The bombing of Rotterdam was reported by the world media as “Nazi frightfulness”, the airborne landings cost the Germans aircraft and men in what was really just a feint. There is still much that can be seen in the Rotterdam area.
2. Poor French Generalship
The first historian to write objectively about the Fall of France was a medieval historian called Marc Bloch, who served as a staff officer in the French First Army 1940 and was evacuated through Dunkirk. He wrote his book “Strange Victory” in September 1940 while in hiding. It would only be published in 1947, two years after his execution in June 1944 as a member of the resistance. His thesis was that the French generals had not noticed that the rhythm of modern warfare had changed its tempo and were incapable of thinking in terms of a new war. The German triumph was a triumph of intellect. There were many shortcomings in French generalship. The French Army was poorly prepared and under trained for modern war. The French “Methodical Battle” assumed that warfare had not changed significantly since 1918 and operated at a pedestrian pace. The Plan D strategy was predictable and left the allied armies unbalanced and without a reserve. Bloch’s own observations left him very critical of the General he served under, and of the French state. There is no French national museum of the Second World War. However, the Fort des Dunes near Dunkerque has a good audio visual display about the course of the 1940 campaign, in a location that is also a reminder of the gallant defence by the many French soldiers who fought bravely despite the disadvantages.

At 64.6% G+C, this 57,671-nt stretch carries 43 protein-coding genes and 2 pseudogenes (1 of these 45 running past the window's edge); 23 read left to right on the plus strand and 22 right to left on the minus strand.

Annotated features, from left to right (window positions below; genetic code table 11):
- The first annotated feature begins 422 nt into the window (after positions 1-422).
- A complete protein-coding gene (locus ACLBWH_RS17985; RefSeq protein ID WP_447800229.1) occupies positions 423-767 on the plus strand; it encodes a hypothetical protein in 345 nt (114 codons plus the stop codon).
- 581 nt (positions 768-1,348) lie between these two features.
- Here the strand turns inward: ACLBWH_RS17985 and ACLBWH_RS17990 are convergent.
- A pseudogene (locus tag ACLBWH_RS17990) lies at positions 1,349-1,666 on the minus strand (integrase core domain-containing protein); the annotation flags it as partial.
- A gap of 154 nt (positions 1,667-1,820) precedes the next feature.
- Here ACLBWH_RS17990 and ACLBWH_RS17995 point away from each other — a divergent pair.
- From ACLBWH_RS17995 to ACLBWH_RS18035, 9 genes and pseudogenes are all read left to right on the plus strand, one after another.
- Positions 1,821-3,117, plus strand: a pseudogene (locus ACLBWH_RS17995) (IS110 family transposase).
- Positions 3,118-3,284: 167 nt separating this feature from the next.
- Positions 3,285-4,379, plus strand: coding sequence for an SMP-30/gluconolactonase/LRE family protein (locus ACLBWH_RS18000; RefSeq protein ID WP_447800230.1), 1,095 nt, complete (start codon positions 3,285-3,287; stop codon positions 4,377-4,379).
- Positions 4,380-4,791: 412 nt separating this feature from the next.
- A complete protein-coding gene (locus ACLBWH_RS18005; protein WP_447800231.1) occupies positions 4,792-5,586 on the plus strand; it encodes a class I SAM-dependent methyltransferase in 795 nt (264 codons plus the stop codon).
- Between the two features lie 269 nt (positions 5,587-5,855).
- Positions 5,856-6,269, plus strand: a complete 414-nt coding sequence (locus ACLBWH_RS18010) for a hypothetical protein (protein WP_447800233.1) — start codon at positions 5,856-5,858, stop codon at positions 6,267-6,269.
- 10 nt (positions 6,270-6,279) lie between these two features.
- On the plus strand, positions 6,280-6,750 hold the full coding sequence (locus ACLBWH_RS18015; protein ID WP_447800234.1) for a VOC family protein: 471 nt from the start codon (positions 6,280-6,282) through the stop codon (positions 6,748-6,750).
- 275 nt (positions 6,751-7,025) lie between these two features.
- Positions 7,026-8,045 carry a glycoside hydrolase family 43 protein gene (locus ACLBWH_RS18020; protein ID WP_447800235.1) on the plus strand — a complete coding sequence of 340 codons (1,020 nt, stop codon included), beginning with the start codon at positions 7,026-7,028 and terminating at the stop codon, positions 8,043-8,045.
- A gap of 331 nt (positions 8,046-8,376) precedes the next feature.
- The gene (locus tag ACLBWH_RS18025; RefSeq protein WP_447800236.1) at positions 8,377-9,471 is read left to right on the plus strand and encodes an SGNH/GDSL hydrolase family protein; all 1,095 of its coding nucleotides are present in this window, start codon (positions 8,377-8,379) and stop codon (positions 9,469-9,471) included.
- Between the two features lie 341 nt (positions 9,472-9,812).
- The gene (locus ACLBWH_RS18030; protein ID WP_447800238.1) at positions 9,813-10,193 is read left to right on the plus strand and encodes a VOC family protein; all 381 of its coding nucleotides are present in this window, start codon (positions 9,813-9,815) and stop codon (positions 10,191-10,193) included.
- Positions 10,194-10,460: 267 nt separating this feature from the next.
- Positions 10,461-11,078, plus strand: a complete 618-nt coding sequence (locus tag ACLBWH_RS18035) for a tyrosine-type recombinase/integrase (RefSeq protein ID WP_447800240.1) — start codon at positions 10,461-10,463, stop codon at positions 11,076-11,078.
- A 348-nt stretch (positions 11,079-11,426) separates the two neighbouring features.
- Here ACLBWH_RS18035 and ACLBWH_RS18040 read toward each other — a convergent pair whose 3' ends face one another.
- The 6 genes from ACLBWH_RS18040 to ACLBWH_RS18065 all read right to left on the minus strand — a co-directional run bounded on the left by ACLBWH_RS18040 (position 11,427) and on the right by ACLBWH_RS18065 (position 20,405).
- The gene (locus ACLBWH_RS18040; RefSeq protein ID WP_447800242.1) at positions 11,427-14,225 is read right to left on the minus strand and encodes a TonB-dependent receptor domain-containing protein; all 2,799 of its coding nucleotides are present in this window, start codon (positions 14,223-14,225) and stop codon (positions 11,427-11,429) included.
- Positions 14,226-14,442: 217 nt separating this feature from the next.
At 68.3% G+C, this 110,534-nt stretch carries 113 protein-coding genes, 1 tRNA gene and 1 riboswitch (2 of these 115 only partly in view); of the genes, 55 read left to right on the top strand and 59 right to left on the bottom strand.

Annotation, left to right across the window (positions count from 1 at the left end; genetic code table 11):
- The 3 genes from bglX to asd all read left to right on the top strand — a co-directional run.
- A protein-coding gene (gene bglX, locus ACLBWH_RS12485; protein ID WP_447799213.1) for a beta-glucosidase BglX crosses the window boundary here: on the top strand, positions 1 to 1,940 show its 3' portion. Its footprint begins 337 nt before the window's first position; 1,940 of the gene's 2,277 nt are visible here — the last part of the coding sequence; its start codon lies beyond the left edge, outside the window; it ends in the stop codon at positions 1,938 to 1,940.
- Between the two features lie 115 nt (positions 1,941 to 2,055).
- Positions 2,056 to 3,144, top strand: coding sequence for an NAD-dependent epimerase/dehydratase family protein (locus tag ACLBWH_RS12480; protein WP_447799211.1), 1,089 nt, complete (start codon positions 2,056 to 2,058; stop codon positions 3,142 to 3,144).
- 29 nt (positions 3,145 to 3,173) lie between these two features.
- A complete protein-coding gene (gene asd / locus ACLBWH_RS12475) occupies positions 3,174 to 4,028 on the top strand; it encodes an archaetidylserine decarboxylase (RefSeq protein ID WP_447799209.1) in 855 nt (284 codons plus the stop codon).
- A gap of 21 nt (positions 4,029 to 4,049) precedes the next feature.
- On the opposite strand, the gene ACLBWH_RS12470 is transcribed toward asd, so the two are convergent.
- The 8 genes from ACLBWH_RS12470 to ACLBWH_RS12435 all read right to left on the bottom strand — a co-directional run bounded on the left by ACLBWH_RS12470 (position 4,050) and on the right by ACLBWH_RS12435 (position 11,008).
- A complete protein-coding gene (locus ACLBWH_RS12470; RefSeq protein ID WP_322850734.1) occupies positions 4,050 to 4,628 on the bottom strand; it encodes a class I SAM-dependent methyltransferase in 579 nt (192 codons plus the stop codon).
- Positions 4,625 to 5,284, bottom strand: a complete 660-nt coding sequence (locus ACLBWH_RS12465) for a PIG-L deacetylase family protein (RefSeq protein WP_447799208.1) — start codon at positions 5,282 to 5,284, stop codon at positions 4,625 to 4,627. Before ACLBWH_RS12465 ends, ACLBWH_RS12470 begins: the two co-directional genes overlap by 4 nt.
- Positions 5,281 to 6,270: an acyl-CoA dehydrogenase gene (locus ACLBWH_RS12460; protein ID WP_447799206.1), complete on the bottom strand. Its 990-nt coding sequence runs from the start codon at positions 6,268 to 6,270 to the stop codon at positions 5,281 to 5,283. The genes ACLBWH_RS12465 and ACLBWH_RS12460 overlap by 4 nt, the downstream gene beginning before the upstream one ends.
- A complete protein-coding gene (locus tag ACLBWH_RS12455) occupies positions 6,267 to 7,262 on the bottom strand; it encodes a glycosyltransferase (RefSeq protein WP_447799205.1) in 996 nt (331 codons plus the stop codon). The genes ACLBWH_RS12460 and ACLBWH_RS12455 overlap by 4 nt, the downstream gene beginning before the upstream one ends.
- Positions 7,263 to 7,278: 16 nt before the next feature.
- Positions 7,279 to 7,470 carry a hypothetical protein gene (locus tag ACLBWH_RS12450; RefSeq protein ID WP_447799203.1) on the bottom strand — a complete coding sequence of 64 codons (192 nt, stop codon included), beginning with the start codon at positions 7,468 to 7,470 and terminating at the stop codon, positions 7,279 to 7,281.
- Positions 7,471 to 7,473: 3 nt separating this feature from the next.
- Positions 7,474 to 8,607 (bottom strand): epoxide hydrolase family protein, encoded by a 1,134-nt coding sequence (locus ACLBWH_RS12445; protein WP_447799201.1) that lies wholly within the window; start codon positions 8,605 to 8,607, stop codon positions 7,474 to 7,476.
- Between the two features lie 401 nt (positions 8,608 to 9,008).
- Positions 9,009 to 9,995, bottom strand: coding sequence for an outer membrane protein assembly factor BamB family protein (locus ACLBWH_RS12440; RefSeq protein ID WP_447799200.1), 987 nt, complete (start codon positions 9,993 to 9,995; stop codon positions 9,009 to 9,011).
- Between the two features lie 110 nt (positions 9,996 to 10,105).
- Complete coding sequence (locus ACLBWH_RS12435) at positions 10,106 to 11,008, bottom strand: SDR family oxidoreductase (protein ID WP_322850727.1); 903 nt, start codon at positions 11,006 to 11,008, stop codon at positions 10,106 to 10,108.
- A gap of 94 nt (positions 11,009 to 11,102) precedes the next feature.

3. Rotten Fabric of the Third Republic
Bloch was not alone in thinking that France as a country was ill prepared for a second war against German. British generals such as Brooke and Spears commented at the time about the mood in France. American Journalist William L Shirer reported from the German side. His book on the Collapse of the Third Republic is a very readable account from 1870. Alister Horne’s To Lose a Battle describes France’s unstable democracy.
There isn’t a museum of 1930s France and the debacle of 1940 is not a matter for celebration. However there are sections in several museums about the events of the eras. The Memorial at Caen played a rather haunting recording , made by the Germans in secret, of the French delegation discussing the 1940 armistice terms with their government in Bordeaux.
4. The Germans had better tanks?
One of the early myths of the 1940 campaign was that the Germans had more and better tanks. In fact the allies had more tanks, which were generally more heavily armed and armoured than German tanks. However, German tanks had much better radios and were better supported by other troops and maintenance services. One French tank may have been a match for a single German tank, but the Germans hunted in packs. The best place to see 1940 French armour is the French Musee des Blindees Army Tank museum at Saumur. The nearby battlefield site of the doomed defence of the Loire bridges is a reminder of the gallantry shown by many French troops, often overlooked in accounts of the campaign. The largest tank battle was between Gembloux and Hannut in Begium where the tanks of the French Cavalry corps took on two panzer divisions.